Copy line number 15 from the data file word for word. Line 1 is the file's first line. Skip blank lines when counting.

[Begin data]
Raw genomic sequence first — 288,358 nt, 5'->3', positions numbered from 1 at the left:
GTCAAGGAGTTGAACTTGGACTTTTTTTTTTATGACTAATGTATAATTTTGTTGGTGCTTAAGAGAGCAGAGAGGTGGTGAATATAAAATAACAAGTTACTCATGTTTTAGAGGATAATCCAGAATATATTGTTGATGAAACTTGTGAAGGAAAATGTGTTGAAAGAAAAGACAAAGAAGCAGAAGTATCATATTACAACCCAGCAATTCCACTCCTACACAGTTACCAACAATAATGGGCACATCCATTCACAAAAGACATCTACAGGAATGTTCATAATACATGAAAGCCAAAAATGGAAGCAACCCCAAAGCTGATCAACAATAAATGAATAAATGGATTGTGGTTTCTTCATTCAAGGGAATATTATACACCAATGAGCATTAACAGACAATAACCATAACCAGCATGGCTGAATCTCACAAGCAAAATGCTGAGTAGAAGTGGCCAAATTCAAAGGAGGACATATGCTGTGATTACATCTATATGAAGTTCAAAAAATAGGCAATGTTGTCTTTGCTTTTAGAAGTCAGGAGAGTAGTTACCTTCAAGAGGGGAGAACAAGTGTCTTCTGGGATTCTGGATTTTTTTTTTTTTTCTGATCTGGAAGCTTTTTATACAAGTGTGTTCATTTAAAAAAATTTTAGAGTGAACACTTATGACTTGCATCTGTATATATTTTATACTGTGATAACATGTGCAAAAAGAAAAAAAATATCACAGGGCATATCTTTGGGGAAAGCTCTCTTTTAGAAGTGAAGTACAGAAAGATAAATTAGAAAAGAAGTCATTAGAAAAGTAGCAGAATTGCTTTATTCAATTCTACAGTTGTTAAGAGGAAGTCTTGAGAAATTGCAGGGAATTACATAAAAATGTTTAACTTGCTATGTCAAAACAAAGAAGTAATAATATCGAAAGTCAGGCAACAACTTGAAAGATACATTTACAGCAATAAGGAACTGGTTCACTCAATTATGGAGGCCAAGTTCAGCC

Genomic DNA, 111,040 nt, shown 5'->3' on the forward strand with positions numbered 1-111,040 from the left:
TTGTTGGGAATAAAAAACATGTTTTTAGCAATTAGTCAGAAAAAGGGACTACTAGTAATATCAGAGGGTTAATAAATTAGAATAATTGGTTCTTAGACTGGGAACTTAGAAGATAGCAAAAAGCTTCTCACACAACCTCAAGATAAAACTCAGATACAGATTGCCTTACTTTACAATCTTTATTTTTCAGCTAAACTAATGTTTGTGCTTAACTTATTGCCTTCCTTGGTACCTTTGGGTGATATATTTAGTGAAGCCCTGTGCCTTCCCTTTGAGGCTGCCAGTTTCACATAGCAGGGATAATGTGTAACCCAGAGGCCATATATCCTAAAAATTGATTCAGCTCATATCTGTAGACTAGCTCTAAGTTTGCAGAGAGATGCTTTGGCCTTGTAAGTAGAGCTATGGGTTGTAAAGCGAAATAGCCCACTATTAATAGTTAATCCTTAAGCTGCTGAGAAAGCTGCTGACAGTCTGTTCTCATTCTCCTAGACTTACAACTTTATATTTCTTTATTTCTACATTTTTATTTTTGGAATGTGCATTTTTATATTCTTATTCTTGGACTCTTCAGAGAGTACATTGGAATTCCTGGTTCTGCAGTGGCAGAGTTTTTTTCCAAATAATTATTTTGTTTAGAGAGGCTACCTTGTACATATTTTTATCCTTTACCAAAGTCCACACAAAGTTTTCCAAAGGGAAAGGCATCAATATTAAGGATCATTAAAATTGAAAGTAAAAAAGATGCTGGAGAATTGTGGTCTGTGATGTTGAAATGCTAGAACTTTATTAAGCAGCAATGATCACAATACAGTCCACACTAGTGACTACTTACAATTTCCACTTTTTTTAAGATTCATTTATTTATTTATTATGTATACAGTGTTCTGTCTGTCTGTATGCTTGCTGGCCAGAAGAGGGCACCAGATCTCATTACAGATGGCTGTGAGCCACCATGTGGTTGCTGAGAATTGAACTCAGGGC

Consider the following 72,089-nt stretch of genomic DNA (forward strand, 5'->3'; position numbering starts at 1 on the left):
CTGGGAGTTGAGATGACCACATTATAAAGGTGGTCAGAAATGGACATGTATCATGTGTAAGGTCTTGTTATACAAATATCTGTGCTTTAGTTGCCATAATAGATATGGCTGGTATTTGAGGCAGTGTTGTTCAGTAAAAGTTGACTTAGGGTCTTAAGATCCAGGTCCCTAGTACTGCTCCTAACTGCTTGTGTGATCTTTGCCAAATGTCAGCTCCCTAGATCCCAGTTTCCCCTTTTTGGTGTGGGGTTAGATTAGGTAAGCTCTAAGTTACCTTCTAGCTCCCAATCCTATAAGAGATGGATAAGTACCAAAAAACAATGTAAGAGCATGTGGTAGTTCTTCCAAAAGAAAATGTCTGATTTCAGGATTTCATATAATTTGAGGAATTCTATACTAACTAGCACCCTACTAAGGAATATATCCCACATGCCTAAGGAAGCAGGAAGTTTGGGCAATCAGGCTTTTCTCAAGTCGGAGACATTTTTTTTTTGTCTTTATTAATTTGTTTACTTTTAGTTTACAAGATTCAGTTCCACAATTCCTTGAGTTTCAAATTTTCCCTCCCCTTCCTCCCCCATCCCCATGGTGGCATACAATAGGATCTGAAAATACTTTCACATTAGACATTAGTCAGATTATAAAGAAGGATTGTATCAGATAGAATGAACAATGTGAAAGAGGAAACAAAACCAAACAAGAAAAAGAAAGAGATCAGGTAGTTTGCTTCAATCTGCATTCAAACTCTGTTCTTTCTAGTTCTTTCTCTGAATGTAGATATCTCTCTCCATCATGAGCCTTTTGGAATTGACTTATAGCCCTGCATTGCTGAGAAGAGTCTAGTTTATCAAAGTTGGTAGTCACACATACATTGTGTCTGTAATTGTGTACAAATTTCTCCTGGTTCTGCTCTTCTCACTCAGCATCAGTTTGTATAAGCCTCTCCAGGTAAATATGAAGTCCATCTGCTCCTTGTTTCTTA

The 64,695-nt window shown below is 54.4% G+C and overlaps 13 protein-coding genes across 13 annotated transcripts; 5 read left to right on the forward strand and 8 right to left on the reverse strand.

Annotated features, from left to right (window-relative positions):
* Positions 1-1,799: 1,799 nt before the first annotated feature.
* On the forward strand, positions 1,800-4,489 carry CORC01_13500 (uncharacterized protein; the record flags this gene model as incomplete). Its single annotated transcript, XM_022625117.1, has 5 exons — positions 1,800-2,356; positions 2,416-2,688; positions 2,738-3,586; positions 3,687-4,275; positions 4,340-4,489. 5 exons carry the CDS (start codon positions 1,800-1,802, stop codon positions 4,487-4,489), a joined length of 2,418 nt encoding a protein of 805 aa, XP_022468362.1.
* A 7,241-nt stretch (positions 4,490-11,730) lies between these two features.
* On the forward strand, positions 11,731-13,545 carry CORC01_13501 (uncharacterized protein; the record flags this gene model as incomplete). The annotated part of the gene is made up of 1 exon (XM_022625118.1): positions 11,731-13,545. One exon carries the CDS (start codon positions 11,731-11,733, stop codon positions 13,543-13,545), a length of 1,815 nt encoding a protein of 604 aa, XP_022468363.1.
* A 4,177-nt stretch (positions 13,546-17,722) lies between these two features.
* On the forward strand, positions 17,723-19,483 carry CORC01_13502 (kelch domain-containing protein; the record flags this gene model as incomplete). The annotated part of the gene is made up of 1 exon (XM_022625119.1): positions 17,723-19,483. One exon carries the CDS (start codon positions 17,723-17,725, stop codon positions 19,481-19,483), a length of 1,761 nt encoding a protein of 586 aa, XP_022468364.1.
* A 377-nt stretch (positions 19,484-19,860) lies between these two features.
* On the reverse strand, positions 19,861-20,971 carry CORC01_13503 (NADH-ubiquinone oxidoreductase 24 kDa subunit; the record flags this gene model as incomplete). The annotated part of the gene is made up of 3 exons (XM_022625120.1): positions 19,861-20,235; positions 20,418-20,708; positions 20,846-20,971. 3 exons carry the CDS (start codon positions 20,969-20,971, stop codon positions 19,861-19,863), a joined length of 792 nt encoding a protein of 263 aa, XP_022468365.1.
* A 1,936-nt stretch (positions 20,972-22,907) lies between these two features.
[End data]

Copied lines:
* A 377-nt stretch (positions 19,484-19,860) lies between these two features.